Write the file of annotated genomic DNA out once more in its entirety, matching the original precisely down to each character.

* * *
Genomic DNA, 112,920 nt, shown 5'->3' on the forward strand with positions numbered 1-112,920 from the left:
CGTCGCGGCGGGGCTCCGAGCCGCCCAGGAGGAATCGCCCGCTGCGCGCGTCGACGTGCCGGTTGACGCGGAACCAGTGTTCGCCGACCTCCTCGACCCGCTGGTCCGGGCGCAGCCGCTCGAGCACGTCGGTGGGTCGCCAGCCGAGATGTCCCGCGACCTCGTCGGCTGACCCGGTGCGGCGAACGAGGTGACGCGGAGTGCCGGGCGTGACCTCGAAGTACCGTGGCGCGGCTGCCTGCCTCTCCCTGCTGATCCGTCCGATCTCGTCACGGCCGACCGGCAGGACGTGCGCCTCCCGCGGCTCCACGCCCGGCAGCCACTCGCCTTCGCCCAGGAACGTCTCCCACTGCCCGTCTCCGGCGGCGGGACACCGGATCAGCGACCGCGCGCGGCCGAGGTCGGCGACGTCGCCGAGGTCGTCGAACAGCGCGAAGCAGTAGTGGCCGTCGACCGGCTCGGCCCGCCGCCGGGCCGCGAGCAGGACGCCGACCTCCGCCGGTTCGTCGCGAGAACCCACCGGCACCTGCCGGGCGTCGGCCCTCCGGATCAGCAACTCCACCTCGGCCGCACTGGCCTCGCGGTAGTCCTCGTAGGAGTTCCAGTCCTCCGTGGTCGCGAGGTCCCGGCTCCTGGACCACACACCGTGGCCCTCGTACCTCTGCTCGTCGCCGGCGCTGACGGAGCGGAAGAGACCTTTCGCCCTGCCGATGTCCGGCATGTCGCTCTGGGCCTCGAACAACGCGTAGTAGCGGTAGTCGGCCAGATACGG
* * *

Genomic DNA, 112,920 nt, shown 5'->3' on the forward strand with positions numbered 1-112,920 from the left:
CGTCGCGGCGGGGCTCCGAGCCGCCCAGGAGGAATCGCCCGCTGCGCGCGTCGACGTGCCGGTTGACGCGGAACCAGTGTTCGCCGACCTCCTCGACCCGCTGGTCCGGGCGCAGCCGCTCGAGCACGTCGGTGGGTCGCCAGCCGAGATGTCCCGCGACCTCGTCGGCTGACCCGGTGCGGCGAACGAGGTGACGCGGAGTGCCGGGCGTGACCTCGAAGTACCGTGGCGCGGCTGCCTGCCTCTCCCTGCTGATCCGTCCGATCTCGTCACGGCCGACCGGCAGGACGTGCGCCTCCCGCGGCTCCACGCCCGGCAGCCACTCGCCTTCGCCCAGGAACGTCTCCCACTGCCCGTCTCCGGCGGCGGGACACCGGATCAGCGACCGCGCGCGGCCGAGGTCGGCGACGTCGCCGAGGTCGTCGAACAGCGCGAAGCAGTAGTGGCCGTCGACCGGCTCGGCCCGCCGCCGGGCCGCGAGCAGGACGCCGACCTCCGCCGGTTCGTCGCGAGAACCCACCGGCACCTGCCGGGCGTCGGCCCTCCGGATCAGCAACTCCACCTCGGCCGCACTGGCCTCGCGGTAGTCCTCGTAGGAGTTCCAGTCCTCCGTGGTCGCGAGGTCCCGGCTCCTGGACCACACACCGTGGCCCTCGTACCTCTGCTCGTCGCCGGCGCTGACGGAGCGGAAGAGACCTTTCGCCCTGCCGATGTCCGGCATGTCGCTCTGGGCCTCGAACAACGCGTAGTAGCGGTAGTCGGCCAGATACGG